Tuesday, May 10, 2011

Does Recent Oil Plunge Spell Opportunity to Invest in Chevron?

Stock in Chevron (NYSE: CVX), the second largest oil company, has taken it on the chin in the last few weeks -- falling 4.6% since the beginning of May. But Chevron is a very solid company and if the global economy keeps growing, it could be a great way to invest in that growth. Should you add it to your portfolio?

Chevron has operations around the world in petroleum, chemicals, mining, power generation and energy services. It explores for, develops and produces crude oil and natural gas; transports crude oil by international oil export pipelines; transports, stores and markets natural gas, and a runs a gas-to-liquids project. Chevron's so-called downstream operations refine crude oil into petroleum products and they market crude oil and refined products.

And Chevron has put in a solid financial performance. Its $217 billion in sales over the last year have been growing -- very slowly at a 0.67% five year compound annual growth rate while its net income of $20.7 billion has risen at a more robust 6.7% over the last five years.

But Chevron has been lagging its peers. It is growing more slowly than the industry -- its sub-1% sales growth compares unfavorably to the industry average of 7.5% over the last five years. five year average net profit margin of 8.3% is lower than the industry average of 11.1%. But the good news is that its five year average return on equity of 21.9% edges out the industry's 20.2%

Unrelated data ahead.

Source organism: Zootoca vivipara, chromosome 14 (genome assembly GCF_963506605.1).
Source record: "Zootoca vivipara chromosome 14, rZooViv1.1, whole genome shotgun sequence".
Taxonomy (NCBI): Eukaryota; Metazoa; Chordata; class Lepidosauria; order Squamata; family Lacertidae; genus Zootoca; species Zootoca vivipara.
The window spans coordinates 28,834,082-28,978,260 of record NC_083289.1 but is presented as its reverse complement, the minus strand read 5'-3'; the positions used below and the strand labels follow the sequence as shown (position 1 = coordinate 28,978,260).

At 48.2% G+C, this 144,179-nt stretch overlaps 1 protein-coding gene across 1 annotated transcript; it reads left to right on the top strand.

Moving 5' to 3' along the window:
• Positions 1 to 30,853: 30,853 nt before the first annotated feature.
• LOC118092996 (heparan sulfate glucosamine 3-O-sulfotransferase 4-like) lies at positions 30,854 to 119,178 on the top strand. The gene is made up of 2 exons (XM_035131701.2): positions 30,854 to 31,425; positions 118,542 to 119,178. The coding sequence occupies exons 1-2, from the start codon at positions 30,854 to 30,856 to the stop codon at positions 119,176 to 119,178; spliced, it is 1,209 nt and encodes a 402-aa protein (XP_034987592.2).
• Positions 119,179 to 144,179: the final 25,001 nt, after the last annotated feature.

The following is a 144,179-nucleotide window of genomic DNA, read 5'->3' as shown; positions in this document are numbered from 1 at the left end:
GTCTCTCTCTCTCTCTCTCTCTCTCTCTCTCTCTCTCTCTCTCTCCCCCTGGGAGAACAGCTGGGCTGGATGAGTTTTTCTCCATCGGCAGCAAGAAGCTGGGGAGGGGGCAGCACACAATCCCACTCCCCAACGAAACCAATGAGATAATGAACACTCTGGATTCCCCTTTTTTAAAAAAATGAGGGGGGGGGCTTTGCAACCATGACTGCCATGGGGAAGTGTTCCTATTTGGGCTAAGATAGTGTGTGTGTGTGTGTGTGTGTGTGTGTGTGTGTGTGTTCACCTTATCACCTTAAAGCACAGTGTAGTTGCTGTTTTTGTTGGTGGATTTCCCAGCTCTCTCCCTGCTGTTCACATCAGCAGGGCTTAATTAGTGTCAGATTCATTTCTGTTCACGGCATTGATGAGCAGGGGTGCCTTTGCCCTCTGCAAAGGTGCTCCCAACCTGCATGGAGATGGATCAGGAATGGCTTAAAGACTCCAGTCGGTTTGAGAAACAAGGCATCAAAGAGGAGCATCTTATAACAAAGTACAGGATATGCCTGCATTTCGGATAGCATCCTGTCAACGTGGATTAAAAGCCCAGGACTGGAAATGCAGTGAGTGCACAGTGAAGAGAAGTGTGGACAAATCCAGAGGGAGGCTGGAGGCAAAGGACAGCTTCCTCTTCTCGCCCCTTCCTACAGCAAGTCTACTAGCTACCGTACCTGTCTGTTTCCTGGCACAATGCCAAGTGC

Chevron's more recent financial performance has been respectable. Last month, it reported $6.21 billion in first quarter 2011 profit, or $3.09 a share up 36%, compared to $4.55 billion, or $2.27 a share, a year earlier. Its revenue climbed 25% to $60.34 billion and it beat analysts' estimates of $3 per share "mainly due to better-than-expected performance in its international exploration-and-production segment and higher oil price realizations," according to Dow Jones Newswires.

Should you buy on the recent dip? To make that decision, you might consider using the price-to-earnings-to-growth (PEG) ratio that compares a stock‚Äôs market valuation to its forecasted earnings growth. By that measure, if a stock trades at a PEG of 1.0 or lower, it is reasonably priced. Higher than that, and it looks overvalued.

Chevron's PEG of 3.45 -- based on a P/E of 10 on earnings expected to grow 2.9% to $13.14 in 2012 -- looks expensive to me. Of course, if the price of oil plummets, that bet will look even worse. That's because the more a trader has to set aside to control oil futures contracts, the less attractive that trade will look due to the higher risk.

So keep your eye on how much margin those oil traders are required to keep in their accounts -- if that figure rises far above the current $8,438, the price of oil could drop further. In the meantime, if you think Chevron can keep growing earnings at 36%, then its PEG is a mere 0.28. But if you think that growth will slow down to the 2.9% that analysts forecast, beware.

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